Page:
London, 21 December 2015
As part of our planning for next year, I’ve been thinking about some of the trends and disruptions that will face our clients and the comms and PR industry as a whole, in the technology sector. Here are my TOP 5 and certainly big areas of focus here at Harvard…
1)The heat will come out of the digital market: valuations are too high and it feels like 1999 again. With over 130 technology–focussed start-ups valued at over $1bn and the fact that you usually end up with one dominant disruptor in any given market, this isn’t sustainable and we’ll see a shake-down.
2)Acquisitions will speed up as the tech giants struggle to thrive in heavily disrupted markets. In 2009 there were 750 technology acquisitions valued around $30bn. This year those figures have risen to just over 3,000 acquisitions and a combined value of $140bn. That’s potentially 3,000 PR accounts disappearing! This trend will continue as tech giants look to make the right bets to thrive in the future. Luckily the technology sector always reinvents itself.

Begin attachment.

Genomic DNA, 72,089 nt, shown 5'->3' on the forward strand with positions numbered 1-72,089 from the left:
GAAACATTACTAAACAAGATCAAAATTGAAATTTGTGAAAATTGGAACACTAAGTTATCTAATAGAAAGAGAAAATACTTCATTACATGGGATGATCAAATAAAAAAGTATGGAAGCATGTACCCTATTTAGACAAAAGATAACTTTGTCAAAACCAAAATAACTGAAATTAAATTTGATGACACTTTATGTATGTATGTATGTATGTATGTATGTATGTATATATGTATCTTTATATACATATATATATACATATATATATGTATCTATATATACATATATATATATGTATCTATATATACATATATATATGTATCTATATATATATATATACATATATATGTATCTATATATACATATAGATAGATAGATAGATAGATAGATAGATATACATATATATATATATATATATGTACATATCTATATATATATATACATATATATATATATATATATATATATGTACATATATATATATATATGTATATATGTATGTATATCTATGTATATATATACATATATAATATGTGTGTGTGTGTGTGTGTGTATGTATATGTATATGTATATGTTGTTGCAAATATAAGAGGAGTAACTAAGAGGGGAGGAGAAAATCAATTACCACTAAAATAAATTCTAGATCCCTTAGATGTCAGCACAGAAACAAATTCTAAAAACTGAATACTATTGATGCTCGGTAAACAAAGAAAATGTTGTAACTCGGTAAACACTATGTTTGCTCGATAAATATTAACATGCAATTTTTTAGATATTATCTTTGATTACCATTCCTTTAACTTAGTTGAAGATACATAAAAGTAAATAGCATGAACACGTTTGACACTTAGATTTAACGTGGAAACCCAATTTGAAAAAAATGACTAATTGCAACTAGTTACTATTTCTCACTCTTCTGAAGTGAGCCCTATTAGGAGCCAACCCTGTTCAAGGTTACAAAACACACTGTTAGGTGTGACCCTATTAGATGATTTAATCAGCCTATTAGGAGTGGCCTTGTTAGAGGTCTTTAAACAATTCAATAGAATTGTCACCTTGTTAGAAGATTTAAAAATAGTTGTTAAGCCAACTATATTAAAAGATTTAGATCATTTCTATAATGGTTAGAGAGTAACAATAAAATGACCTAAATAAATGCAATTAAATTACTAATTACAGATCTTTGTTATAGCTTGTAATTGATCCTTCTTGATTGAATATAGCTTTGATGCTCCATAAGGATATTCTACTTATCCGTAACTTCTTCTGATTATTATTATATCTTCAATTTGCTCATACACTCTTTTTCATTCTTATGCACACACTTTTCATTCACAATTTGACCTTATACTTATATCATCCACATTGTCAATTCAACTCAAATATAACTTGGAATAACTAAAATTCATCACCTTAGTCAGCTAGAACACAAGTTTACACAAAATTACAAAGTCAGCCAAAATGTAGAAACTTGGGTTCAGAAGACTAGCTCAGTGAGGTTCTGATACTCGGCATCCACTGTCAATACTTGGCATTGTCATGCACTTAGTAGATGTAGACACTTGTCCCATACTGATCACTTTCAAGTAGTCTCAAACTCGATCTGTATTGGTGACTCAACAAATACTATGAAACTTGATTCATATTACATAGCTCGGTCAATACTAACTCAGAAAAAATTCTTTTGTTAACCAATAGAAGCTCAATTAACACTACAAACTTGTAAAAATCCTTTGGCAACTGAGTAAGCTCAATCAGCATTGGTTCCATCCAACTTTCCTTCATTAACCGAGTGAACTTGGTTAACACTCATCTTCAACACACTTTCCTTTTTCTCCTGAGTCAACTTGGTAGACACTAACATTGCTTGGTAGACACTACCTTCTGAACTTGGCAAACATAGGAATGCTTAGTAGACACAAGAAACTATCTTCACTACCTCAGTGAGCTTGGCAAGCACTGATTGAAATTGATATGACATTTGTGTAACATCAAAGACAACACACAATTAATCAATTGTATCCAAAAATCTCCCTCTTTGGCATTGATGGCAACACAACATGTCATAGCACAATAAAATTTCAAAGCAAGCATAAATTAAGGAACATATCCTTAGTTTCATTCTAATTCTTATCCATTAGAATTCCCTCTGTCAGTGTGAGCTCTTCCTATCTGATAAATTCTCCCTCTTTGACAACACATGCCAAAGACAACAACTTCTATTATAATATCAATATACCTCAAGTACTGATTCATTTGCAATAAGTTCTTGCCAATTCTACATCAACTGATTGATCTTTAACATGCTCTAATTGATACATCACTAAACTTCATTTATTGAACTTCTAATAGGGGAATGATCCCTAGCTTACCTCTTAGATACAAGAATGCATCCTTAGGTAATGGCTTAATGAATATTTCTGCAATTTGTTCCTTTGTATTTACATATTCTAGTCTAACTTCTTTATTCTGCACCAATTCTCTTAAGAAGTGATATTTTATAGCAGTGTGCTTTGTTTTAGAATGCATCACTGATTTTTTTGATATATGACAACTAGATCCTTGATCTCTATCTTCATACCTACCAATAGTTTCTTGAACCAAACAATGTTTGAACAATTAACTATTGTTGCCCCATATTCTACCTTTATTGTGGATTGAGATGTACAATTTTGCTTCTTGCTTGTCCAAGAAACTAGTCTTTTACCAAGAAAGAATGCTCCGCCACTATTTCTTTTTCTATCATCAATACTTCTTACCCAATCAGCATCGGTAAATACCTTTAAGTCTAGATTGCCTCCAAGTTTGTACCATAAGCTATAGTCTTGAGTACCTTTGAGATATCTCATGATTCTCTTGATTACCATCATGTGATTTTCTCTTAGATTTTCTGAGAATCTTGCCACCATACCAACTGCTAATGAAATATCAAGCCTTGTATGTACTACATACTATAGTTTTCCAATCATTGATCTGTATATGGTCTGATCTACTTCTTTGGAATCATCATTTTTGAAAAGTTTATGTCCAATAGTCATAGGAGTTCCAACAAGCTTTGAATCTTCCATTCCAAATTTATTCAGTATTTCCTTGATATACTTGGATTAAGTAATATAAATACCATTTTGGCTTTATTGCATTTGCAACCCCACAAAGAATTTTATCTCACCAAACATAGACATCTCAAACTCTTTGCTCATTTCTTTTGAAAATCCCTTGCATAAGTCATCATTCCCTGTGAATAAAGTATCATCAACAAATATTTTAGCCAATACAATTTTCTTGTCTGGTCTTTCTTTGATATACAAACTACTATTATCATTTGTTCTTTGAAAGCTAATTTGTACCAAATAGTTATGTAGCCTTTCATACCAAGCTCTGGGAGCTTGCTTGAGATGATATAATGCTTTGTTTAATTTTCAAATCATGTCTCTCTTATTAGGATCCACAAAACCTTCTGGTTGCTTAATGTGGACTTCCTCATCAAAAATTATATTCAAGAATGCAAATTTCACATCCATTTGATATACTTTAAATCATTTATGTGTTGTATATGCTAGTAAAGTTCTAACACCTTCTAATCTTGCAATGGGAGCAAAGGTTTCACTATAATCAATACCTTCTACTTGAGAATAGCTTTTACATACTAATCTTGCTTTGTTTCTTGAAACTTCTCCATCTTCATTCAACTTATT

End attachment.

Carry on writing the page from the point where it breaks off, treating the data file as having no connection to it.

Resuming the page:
3)Continued consolidation in mobile as value is sucked away from Service Providers
A no-brainer this one. There are three global network infrastructure companies, three to four handset manufacturers that still count, a few chipmakers and around 300 major service providers. Consolidation has to come: 3 buying O2 is just the start in a long line.
4)Surveillance will win over the privacy debate, which will have a profound effect on our individual freedoms and a huge impact on trust. Following the Paris attacks, heightened global risk and the willingness of our Government to introduce the snoopers’ charter, the debate over personal data and privacy will rage on. This is a huge reputational communications challenge for most, if not all, big companies and technology plays a huge part.
5)The first huge financial institution will disappear due to disintermediation. This is a bold one but if you have any doubts, this article from the Economist on blockchain (the technology behind Bitcoin) demonstrates precisely why the financial industry is ripe for even more disruption.